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Privacy alert: Official Beijing Winter Olympics app is not secure

The app also grants permission to hear audio, allowing bad actors the possibility of engaging with the audio or listening to an athlete.

China is hoping a successful Games will burnish its international reputation. — © AFP
China is hoping a successful Games will burnish its international reputation. — © AFP

The official Beijing Winter Olympics app was recently found to have security vulnerabilities when it comes to protecting sensitive user data. In particular, the app’s encryption system carries a significant flaw that enables middlemen to access documents, audio and files in clear text form.

The ‘My 2022’ app is required for all athletes, members of the press, and the audience.

Looking into the matter for Digital Journal is James Carder, Chief Security Officer at LogRhythm.

Carder outlines why certain apps, despite their popularity, continue to present a risk to users: “Apps such as ‘My 2022’ continue to be a massive target for cybercriminals due to the vast amounts of personal data that is stored within their virtual walls that can be manipulated at the criminal’s discretion.”

There is a political element to the app as well, in terms of open use and democracy. The My2022 app is subject to censorship based on a built-in list of keywords, which include the names of Chinese leaders and government agencies.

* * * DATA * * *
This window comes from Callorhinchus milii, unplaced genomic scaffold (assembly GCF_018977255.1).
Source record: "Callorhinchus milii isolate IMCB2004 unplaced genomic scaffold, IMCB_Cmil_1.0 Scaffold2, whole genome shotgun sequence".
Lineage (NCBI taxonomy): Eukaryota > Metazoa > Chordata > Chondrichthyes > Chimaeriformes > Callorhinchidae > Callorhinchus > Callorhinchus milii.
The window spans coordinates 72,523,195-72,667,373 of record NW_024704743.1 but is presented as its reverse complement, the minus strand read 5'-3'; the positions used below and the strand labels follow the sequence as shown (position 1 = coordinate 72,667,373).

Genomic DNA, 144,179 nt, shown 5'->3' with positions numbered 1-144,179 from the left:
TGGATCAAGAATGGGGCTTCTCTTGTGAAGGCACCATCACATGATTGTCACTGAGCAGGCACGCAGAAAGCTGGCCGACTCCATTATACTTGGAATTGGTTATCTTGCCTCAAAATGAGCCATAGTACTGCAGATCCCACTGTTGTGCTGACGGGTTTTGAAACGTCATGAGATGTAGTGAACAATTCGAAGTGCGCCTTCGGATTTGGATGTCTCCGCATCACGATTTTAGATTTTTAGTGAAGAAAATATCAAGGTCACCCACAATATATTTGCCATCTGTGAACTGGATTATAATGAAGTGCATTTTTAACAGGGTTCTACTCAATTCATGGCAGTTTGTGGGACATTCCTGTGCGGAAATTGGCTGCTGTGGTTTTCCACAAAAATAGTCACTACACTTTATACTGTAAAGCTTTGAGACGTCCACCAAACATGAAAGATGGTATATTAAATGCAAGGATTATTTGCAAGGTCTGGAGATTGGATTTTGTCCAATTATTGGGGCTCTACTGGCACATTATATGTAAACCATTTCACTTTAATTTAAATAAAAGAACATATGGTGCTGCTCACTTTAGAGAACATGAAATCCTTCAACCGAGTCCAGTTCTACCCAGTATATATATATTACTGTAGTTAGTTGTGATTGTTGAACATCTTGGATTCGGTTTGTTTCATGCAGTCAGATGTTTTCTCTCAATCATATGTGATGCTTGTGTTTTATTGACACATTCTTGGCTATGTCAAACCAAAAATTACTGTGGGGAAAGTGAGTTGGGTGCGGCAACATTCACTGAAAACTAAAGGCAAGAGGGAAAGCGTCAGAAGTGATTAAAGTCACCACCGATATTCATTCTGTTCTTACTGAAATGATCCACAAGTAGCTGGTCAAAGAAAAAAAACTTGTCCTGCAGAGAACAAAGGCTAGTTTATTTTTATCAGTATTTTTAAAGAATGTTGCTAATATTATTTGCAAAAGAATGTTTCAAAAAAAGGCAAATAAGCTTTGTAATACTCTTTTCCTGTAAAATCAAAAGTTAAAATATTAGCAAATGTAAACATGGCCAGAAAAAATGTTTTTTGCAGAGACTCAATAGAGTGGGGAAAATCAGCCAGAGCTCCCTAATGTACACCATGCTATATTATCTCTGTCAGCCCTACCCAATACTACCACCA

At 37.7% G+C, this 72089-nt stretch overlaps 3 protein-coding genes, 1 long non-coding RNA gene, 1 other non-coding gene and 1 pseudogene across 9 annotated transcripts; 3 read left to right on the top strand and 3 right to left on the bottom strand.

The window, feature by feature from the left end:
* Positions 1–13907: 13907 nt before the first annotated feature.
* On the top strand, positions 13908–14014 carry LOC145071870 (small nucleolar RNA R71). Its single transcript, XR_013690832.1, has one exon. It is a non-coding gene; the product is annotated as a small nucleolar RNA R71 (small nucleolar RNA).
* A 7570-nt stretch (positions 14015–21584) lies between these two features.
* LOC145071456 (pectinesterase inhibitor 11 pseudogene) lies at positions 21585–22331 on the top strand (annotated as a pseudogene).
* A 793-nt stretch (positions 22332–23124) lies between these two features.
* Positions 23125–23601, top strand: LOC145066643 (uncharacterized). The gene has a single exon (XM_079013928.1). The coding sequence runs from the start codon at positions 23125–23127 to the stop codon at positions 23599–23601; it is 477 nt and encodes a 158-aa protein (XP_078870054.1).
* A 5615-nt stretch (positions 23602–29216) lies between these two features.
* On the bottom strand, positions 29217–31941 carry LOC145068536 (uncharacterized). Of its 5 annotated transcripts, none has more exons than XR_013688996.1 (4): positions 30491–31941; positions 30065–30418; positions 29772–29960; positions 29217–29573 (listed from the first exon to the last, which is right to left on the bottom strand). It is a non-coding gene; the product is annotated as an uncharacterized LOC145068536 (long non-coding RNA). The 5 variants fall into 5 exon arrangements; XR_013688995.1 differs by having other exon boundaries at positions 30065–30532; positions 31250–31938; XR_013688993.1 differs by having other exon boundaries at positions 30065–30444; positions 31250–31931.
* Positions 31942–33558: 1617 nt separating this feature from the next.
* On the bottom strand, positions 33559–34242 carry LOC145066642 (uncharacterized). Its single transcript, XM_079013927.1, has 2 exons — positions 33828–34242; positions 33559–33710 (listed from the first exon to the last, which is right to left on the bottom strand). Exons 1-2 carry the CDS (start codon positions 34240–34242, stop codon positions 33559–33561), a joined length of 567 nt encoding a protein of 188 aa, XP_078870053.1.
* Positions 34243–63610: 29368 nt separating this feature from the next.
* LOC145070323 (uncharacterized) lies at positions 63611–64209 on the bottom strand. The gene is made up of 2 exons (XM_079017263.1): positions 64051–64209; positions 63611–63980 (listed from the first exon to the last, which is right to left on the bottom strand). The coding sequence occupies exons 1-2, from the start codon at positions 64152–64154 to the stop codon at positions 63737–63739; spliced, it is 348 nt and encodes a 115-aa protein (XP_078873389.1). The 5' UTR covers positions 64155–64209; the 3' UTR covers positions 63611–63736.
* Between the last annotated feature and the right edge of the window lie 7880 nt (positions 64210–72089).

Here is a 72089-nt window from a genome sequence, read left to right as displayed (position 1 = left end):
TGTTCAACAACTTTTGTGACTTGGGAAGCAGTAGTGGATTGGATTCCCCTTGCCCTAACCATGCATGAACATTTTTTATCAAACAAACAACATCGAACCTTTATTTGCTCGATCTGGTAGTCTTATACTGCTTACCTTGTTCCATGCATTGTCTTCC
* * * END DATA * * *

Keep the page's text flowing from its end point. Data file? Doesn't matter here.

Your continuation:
“The Beijing Winter Olympics app stores details about the daily activity of each of the athletes that can be used to identify where they are, where they will be and when, and what sensitive personal information they have to share to ensure eligibility to compete in the Olympics,” Carder says.

Carder says the app also grants permission to hear audio, which could be used by hackers to listen in on an athlete making a phone call.

The information stored in the app can allow for attacks, both logical and physical, and other ways to influence and impact the personal lives of athletes.

“These apps should have a base level of security applied, where they are tested and it is assured that they cannot be compromised by bad actors,” says Carder. “This is why there is such a thing as AppSec programs and secure application architectures, which encryption is foundational to.”

Written By

Dr. Tim Sandle is Digital Journal's Editor-at-Large for science news. Tim specializes in science, technology, environmental, and health journalism. He is additionally a practising microbiologist; and an author. He is also interested in history, politics and current affairs.

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